I have a theory that Western popular culture is on a mission to desexualize Asian men. And it’s working. They rarely get to have successful, meaningful brilliant sex. Instead, they are frustrated, and sweaty, and wanking at home. Those two women wanted to see the specimen that was my tiny penis, almost to prove to themselves that I was not worthy of desire. A friend once sent me a link to a BBC News piece about how scientifically, biologically and statistically, Asian men have the smallest penis size of all the races with penises. I note, to him, that no counter-balance article is offered on the penis size of white men, black men, or other men. It’s Asian men who must be desexualized. On the BBC, no less. He does not reply.
But Raj Koothrappali is played by an Indian, people online say. That means it can’t be racist. “Playing Raj Koothrappali has kept me fresh, alive and happy . . .” says the Indian actor Kunal Nayyar. When there is a paucity of roles for brown men, and you have to pay rent, what choice do you sometimes have? It makes it less racist because he’s not doing an accent, a friend tells me. That is just the way he talks. I listen to Kunal interviewed on a podcast with Aisha Tyler. He is humble, sweet, funny, cheeky, cool and married to a former Miss India. His voice is not the voice used on the show. It makes me realize that my friend thinks that all Indian accents sound the same. If he has an Indian accent and Raj has an Indian accent, how can the accent be the problem?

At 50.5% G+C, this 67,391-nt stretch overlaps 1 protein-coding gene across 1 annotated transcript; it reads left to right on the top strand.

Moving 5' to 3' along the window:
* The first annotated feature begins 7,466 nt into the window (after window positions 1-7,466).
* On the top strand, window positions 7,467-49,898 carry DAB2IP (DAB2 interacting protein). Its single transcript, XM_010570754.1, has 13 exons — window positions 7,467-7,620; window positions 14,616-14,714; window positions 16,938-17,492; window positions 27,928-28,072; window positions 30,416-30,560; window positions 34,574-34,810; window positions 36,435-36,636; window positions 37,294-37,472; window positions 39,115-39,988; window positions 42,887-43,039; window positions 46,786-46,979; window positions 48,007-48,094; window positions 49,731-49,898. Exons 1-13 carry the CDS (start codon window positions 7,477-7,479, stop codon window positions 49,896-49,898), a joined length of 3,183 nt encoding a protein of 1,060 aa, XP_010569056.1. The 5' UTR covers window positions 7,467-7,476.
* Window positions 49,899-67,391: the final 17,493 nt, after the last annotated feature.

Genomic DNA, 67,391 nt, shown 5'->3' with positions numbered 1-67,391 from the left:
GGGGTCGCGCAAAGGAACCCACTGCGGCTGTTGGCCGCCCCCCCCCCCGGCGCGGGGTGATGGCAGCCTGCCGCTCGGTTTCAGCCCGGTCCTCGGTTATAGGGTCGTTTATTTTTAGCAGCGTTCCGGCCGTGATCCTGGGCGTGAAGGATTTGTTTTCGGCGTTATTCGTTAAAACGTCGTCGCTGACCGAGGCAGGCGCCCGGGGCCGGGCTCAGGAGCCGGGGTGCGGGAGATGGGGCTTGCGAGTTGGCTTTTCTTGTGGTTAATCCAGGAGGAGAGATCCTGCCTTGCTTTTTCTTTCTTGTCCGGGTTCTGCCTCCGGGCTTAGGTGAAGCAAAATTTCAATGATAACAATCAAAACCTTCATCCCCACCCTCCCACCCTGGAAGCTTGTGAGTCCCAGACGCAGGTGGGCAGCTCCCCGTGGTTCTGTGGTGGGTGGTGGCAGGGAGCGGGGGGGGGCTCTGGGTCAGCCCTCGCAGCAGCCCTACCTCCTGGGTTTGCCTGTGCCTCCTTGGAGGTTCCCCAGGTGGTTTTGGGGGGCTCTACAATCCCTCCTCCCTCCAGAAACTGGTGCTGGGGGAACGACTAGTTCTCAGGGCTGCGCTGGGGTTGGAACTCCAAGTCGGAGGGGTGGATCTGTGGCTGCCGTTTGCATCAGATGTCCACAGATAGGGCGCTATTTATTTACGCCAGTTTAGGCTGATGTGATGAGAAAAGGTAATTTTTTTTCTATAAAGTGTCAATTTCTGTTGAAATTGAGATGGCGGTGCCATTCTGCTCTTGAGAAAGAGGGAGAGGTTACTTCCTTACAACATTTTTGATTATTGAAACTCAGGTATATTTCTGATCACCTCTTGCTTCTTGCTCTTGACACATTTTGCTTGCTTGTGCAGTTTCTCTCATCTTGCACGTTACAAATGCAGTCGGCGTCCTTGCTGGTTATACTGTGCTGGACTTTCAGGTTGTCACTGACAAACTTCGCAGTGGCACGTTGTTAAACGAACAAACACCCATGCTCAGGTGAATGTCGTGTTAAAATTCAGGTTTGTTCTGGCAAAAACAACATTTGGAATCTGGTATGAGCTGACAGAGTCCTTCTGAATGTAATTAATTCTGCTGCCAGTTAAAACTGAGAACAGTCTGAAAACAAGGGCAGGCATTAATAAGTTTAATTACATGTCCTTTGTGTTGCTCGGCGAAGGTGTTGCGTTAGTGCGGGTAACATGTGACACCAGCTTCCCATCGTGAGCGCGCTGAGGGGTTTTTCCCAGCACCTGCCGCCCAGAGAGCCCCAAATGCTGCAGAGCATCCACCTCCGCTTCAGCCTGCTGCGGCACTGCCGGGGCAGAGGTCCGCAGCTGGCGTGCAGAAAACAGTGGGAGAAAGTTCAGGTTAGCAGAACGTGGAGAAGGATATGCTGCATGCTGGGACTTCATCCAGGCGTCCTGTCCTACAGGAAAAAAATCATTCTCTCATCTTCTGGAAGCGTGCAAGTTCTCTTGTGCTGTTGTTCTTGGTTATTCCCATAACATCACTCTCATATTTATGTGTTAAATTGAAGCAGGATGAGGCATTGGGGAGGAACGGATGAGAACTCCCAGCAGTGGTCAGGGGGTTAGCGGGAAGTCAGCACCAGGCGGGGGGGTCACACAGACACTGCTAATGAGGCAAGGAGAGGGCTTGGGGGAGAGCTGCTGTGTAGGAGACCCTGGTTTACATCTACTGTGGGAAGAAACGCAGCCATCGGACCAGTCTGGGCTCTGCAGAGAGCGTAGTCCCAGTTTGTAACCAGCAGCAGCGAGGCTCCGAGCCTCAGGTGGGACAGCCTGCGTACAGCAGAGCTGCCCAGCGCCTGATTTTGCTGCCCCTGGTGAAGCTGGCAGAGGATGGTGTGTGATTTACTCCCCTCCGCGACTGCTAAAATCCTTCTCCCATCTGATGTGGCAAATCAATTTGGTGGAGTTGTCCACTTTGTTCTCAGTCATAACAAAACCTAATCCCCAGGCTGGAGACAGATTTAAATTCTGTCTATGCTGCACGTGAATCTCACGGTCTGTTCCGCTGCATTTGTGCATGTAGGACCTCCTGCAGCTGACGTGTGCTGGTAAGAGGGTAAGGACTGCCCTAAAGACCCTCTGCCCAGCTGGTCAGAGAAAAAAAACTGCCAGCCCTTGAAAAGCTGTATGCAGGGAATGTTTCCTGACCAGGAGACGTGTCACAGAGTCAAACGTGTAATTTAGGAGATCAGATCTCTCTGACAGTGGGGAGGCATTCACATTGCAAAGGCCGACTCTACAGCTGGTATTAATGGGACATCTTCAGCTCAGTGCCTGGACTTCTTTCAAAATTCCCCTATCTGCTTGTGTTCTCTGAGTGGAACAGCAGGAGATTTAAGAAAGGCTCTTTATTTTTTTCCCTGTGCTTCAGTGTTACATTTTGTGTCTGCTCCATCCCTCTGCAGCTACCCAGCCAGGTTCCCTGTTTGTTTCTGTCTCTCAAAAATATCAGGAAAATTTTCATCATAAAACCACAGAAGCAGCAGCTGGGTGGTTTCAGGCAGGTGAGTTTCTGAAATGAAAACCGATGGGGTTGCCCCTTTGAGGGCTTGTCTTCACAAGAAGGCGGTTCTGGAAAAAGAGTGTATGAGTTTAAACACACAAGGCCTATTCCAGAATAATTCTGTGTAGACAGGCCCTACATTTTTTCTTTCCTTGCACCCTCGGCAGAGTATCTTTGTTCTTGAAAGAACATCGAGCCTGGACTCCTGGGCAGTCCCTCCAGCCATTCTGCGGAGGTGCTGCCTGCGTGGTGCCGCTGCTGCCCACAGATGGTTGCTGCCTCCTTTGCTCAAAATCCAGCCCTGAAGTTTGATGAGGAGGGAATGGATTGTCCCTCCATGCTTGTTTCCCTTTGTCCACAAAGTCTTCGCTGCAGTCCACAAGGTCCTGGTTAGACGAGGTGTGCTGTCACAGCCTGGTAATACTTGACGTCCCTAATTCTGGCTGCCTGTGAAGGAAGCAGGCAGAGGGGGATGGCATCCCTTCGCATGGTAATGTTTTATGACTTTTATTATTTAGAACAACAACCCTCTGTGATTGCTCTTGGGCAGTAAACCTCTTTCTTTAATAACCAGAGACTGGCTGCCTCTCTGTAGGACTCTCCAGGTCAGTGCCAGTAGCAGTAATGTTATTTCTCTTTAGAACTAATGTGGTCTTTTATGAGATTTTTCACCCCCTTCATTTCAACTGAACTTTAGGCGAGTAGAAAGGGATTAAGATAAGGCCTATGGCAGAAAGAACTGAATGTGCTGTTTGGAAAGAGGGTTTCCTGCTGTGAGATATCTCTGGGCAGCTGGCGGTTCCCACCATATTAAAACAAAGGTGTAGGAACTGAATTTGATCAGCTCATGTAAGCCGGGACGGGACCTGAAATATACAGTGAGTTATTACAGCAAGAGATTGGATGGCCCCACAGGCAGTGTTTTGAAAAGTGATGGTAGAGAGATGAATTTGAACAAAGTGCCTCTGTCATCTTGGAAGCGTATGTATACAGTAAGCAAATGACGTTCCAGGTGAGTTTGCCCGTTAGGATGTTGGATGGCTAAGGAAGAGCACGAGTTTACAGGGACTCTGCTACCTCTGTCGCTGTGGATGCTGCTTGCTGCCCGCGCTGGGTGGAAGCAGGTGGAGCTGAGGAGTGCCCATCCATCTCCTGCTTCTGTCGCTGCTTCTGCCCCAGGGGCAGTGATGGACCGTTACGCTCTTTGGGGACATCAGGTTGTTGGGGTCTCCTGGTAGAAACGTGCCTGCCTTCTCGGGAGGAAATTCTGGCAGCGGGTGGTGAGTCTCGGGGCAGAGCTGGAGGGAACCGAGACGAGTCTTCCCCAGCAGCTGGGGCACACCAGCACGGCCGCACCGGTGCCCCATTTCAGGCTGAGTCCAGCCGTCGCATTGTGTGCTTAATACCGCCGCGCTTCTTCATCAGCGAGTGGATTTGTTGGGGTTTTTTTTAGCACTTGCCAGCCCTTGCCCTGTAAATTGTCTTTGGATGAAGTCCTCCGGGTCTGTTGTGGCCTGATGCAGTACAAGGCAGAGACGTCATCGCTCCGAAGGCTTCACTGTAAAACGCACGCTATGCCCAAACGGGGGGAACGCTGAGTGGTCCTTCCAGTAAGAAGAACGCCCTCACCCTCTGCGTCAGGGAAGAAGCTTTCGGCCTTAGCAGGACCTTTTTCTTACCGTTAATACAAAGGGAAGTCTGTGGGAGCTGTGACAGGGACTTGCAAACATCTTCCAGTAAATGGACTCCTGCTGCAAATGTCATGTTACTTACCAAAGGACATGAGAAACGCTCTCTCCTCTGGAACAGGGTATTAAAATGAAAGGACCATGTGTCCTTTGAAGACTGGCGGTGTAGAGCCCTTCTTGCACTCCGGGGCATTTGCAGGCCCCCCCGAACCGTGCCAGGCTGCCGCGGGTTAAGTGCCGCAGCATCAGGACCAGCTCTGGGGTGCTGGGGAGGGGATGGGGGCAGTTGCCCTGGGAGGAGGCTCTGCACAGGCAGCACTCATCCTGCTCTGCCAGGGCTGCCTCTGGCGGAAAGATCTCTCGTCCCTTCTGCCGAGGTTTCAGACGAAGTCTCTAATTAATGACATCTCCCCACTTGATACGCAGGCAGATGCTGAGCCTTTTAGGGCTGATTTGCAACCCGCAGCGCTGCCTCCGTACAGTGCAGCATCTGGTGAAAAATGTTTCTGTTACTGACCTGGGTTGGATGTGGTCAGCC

In Hollywood, there exists these depictions of wanking foreigners. Their sole purpose is to enhance the desirability of the beautiful white woman by failing to get with her, making her only attainable to the chisel-jawed jock. They covet whiteness, yet at the crucial point of their assimilation, will reveal themselves, with a careless reference to a goat, proximity to white women or bad toilet facilities. They work at gas stations, in tech support, as an assistant to a male in power. In Van Wilder , Taj becomes a mentee to a sex-pest college student approaching his mid-twenties. His virginity is a bone of contention. His unfuckability is a necklace as heavy as the Koh-i-Noor around him. His accent is appalling. I laughed. I was happy to see a brown face in a knockabout college-campus sex comedy. Finally, a brown person gets to be in on the cum jokes, and he’s only the butt of them half the time. I laughed enough to buy my sister the sequel, devoted to Taj, on DVD.